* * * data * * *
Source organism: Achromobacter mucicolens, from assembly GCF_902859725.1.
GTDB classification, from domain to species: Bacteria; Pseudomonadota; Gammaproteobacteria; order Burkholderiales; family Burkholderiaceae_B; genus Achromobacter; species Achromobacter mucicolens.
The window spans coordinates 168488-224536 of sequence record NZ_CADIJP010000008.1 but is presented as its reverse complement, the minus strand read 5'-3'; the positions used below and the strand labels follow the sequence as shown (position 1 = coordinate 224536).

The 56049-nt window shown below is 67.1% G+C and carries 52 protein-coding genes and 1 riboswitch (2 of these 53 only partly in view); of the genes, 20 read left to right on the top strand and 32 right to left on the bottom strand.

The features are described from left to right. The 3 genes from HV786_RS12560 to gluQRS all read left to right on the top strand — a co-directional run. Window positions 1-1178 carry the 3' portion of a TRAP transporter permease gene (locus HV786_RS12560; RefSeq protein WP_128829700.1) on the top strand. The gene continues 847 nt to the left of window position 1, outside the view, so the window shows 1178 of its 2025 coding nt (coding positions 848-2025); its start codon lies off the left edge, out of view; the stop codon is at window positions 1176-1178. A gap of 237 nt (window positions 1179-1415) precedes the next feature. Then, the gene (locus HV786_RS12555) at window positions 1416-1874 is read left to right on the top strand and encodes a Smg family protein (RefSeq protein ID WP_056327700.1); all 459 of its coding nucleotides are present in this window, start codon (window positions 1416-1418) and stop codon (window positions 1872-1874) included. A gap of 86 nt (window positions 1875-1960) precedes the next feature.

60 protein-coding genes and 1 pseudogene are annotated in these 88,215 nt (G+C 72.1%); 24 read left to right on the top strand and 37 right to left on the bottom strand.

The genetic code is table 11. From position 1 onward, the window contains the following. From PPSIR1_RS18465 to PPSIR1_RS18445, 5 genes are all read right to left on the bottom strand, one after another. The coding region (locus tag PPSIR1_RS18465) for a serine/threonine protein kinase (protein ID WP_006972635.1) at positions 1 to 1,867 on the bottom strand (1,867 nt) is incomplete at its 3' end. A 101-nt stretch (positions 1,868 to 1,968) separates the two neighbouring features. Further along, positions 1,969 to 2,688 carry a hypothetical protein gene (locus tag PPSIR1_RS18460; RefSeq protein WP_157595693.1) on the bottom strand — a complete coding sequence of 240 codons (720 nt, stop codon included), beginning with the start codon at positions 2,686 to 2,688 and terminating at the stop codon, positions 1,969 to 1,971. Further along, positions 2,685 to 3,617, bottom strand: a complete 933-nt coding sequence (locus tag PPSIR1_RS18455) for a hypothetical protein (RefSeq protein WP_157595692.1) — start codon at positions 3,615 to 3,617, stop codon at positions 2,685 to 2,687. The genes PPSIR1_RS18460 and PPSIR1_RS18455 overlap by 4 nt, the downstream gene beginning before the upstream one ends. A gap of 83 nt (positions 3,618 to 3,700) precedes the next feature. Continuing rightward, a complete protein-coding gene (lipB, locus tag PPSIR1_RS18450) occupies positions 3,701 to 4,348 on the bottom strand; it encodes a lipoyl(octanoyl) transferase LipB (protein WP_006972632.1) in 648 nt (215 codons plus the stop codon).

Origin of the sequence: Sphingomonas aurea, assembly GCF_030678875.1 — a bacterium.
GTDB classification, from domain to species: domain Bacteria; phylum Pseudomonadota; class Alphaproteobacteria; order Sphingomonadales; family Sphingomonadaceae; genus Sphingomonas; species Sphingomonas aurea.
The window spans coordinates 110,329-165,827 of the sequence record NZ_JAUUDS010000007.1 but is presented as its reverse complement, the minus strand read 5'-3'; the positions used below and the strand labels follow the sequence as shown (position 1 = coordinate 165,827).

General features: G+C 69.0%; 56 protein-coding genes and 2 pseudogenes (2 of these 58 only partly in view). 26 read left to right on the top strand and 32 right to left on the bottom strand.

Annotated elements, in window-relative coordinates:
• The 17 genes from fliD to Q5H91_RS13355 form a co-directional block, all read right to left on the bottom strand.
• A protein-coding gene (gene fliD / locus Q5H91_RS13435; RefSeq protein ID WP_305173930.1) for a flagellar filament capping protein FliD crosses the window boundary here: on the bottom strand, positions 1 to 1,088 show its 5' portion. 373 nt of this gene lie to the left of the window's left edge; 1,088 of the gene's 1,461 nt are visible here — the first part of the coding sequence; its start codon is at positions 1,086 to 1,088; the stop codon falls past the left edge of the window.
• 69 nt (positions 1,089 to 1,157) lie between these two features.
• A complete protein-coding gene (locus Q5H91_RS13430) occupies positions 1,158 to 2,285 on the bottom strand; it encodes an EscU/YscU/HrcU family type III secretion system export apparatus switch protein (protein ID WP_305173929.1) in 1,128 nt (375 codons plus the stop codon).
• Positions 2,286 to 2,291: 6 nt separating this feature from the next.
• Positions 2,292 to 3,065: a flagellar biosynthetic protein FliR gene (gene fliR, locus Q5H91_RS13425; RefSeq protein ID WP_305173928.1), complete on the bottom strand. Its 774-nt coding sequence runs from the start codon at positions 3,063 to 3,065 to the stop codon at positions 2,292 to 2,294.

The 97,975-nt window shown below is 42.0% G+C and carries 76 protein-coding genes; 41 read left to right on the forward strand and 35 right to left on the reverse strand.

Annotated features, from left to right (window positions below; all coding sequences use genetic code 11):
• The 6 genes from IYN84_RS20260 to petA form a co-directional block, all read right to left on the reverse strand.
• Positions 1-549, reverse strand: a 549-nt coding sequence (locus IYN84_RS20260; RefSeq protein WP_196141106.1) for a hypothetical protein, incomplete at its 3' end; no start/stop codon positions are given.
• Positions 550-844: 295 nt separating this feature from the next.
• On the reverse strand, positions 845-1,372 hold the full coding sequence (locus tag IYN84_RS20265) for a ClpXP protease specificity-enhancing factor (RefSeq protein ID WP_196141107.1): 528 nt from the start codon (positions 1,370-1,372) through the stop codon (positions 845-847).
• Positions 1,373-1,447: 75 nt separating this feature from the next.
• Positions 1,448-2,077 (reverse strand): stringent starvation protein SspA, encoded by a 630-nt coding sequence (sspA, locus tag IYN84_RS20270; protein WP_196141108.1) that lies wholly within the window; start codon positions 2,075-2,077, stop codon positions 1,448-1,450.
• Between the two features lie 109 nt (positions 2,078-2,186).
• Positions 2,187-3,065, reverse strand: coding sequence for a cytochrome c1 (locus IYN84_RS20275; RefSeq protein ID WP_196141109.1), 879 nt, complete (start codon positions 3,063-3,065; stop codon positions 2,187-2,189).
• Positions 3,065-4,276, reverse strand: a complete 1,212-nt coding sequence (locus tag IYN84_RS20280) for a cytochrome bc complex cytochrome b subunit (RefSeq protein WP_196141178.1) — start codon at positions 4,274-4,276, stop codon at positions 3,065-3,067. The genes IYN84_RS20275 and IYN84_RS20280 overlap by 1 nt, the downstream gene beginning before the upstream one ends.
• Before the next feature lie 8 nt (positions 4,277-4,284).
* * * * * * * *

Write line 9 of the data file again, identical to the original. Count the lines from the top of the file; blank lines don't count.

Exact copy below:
GTDB classification, from domain to species: domain Bacteria; phylum Pseudomonadota; class Alphaproteobacteria; order Sphingomonadales; family Sphingomonadaceae; genus Sphingomonas; species Sphingomonas aurea.